Our recent webinar with the Ohio Trucking Association discussing driver retention has had a lot of people asking us just what is driver turnover and what causes it? Maybe, if we can all agree on what driver turnover is and what causes it, then we might be able to do something about it.
There are actually two kinds of turnover: good turnover and bad turnover. Good turnover happens when you part ways with a poor performer. As our current president used to shout on his reality TV show The Apprentice, “you’re fired!” Of course, you probably shouldn’t have hired a poor performer in the first place, but maybe you got bamboozled by a slick talker. Or maybe, you looked at the wrong criteria when hiring him; things like a CDL-A, two years over-the-road experience and the ability to pass a drug test. Sure, these are important, even required, but not very predictive of on-the-job success, let alone longevity.
Bad turnover happens when an otherwise safe, professional, and productive driver comes in one day and, in the words of the immortal Johnny Paycheck, declares, “you can take this job and shove it.” Bad turnover happens every day. It’s the malignant cancer of the trucking industry. It’s expensive, disruptive, and frustrating and just about everyone suffers from too much of it. So the question is, why does bad turnover happen?
Before diving into fixing driver turnover on the webinar, we wanted everyone to better understand the problem from a general point of view. In fact, we wanted to provide everyone with a four year degree in psychology, but we didn’t have enough time. So, we shared a single slide to explain the entire science of psychology in one minute:People do things to get rewards. Conversely, people do things to avoid punishments.
Okay, that’s arguably about as simple as you can make a four year college degree. But it explains human behavior and it’s absolutely true. It’s also true of truck drivers. They join you to get rewards. You might not think about it this way, but it is exactly what happens when a driver says yes to your recruiter. They join you to get:
These are all forms of rewards.
So truck drivers do things, such as working for you, to get rewards. Why, then, would they ever quit? The answer is actually very simple and consistent with human behavior theory: to get rewards. Somehow, on their very first day, you convinced them they’d like the job, get good pay, attention, respect, and a voice at the table, but then you didn’t deliver. You didn’t deliver, so the driver gives you a Top 10 Reason Drivers Quit: The Job Isn’t What I Expected.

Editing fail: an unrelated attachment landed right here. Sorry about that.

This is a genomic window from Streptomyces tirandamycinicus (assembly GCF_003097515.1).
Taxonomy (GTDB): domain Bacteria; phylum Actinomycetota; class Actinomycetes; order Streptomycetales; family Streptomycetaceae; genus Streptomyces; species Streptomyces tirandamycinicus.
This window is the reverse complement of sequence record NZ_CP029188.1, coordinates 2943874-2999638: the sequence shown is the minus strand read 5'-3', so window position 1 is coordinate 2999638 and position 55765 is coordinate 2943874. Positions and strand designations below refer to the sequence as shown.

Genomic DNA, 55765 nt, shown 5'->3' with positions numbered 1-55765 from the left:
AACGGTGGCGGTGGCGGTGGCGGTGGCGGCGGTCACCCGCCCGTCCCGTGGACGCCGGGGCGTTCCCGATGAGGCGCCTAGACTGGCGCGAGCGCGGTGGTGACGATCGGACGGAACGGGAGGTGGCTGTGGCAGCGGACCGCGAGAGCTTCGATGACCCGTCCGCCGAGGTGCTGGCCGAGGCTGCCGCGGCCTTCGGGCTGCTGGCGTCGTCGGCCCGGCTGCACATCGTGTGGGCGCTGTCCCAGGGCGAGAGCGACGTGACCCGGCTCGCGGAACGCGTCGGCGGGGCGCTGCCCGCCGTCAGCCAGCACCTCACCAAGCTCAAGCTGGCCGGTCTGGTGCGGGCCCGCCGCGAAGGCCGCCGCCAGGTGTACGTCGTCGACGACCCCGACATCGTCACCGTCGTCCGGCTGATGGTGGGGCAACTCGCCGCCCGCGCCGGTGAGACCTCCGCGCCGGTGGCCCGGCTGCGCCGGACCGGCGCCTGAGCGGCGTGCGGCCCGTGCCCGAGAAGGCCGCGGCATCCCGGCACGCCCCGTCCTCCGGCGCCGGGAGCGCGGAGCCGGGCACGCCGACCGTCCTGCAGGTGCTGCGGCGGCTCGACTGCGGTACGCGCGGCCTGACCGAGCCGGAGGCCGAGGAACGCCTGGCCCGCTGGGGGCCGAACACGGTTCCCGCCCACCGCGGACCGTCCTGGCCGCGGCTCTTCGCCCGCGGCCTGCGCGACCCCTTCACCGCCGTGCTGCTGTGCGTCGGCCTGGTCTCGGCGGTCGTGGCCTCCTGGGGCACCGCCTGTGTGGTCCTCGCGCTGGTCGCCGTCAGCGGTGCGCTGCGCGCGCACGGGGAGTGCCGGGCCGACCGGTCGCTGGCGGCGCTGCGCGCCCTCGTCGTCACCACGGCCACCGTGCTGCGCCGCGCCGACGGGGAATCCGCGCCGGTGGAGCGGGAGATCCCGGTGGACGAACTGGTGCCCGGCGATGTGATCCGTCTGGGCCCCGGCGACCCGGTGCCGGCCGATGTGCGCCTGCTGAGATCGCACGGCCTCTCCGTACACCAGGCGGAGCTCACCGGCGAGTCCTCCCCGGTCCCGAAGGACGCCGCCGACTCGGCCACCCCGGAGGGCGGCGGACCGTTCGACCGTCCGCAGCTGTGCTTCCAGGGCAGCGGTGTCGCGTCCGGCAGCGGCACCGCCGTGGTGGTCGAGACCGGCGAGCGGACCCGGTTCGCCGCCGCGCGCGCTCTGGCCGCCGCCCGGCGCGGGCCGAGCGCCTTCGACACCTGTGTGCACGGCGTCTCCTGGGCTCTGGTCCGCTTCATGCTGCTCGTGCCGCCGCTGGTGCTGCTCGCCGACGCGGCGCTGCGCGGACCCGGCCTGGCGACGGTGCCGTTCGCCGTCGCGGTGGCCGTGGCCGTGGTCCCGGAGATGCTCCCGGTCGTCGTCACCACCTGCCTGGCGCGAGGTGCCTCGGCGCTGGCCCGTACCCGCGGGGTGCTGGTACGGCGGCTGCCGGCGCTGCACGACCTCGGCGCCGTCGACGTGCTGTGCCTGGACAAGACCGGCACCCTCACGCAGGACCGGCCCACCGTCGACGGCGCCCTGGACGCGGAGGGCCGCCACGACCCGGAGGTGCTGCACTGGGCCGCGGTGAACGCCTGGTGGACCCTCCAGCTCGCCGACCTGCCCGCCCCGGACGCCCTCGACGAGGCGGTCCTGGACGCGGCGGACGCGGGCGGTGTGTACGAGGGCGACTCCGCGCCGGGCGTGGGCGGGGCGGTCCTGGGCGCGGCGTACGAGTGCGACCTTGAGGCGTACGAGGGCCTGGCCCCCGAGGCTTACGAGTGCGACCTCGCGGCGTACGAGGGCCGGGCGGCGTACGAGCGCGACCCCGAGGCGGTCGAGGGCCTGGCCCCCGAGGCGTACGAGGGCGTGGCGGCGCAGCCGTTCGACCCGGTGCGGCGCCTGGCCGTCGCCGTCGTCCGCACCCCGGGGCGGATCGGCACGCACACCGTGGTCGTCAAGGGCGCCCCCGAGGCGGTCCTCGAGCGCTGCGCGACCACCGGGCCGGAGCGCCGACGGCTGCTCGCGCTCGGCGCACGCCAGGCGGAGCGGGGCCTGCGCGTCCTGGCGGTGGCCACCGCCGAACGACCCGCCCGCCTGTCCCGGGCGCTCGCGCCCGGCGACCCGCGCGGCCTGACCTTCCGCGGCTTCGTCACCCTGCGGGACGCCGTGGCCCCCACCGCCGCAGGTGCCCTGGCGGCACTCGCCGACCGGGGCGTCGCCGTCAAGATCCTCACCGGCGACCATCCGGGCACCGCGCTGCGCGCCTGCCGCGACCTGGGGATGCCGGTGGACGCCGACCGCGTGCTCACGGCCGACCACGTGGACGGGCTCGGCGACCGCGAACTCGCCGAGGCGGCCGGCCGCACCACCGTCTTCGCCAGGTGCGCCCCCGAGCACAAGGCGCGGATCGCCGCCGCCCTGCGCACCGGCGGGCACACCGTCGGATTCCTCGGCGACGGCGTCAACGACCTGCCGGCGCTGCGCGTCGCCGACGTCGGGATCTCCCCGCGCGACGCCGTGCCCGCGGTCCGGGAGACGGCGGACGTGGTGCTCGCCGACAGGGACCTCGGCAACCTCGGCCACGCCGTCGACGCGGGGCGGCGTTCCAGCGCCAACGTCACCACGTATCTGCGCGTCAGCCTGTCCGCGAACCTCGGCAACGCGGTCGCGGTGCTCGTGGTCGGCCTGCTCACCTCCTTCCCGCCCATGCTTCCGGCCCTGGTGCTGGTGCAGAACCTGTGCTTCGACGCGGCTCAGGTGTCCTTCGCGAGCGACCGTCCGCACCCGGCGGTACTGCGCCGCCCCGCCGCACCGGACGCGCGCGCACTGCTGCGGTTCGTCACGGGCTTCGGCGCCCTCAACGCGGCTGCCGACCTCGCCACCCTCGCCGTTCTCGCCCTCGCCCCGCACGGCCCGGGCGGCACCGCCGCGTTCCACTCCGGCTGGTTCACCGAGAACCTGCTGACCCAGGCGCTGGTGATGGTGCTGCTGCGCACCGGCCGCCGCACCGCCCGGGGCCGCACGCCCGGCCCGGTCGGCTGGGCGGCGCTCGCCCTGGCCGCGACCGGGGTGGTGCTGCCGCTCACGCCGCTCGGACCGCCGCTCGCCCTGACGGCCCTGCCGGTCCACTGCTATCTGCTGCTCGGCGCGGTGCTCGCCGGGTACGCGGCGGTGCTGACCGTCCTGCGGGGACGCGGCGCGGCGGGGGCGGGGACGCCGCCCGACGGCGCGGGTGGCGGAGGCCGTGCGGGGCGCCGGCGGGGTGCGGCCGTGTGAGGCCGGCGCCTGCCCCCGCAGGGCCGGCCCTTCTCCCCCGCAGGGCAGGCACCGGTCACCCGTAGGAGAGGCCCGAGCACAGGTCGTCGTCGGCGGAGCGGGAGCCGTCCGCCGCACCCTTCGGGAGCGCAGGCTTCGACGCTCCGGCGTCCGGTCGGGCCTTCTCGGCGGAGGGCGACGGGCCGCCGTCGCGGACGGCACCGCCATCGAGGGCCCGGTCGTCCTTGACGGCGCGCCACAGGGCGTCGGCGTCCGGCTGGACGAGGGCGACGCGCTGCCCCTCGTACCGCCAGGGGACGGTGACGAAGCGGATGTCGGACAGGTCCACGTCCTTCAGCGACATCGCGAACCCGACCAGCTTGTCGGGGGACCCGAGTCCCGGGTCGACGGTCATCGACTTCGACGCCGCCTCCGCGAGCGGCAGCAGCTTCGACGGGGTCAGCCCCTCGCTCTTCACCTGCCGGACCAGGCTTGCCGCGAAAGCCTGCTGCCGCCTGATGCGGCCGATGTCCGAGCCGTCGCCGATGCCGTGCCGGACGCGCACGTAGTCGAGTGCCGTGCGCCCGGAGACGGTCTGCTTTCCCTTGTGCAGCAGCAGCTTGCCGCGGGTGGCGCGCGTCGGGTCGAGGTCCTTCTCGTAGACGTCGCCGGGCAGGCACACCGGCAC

That’s right. If the shoe fits, wear it. Don’t blame the driver. Go look in the mirror and ask yourself, where did we go wrong? What did we promise on day one that, somewhere along the line, we failed to deliver on? Was it good pay? Adequate home time? Appreciation and respect? What happened?
If you’re honest with yourself and willing to accept the premise that they left because you didn’t deliver on something, then you’re in a position to fix it. Perception is reality. You probably told the driver your expectations, but they missed something or did not understand.
On day one, create a simple one-page document that outlines your expectations of the driver and the driver’s expectations from the driver manager. Make this a living document by checking in weekly during the first 90 days and referencing specific items on the document. Have the driver review it weekly and confirm both parties are still meeting expectations.
To get more tactics on how to properly set expectations and reduce driver turnover, download our eBook: 75 Strategies to Help Increase Driver Retention.
Sign up to our newsletter
Get the latest articles on all things transportation delivered straight to you inbox.Schedule a live demo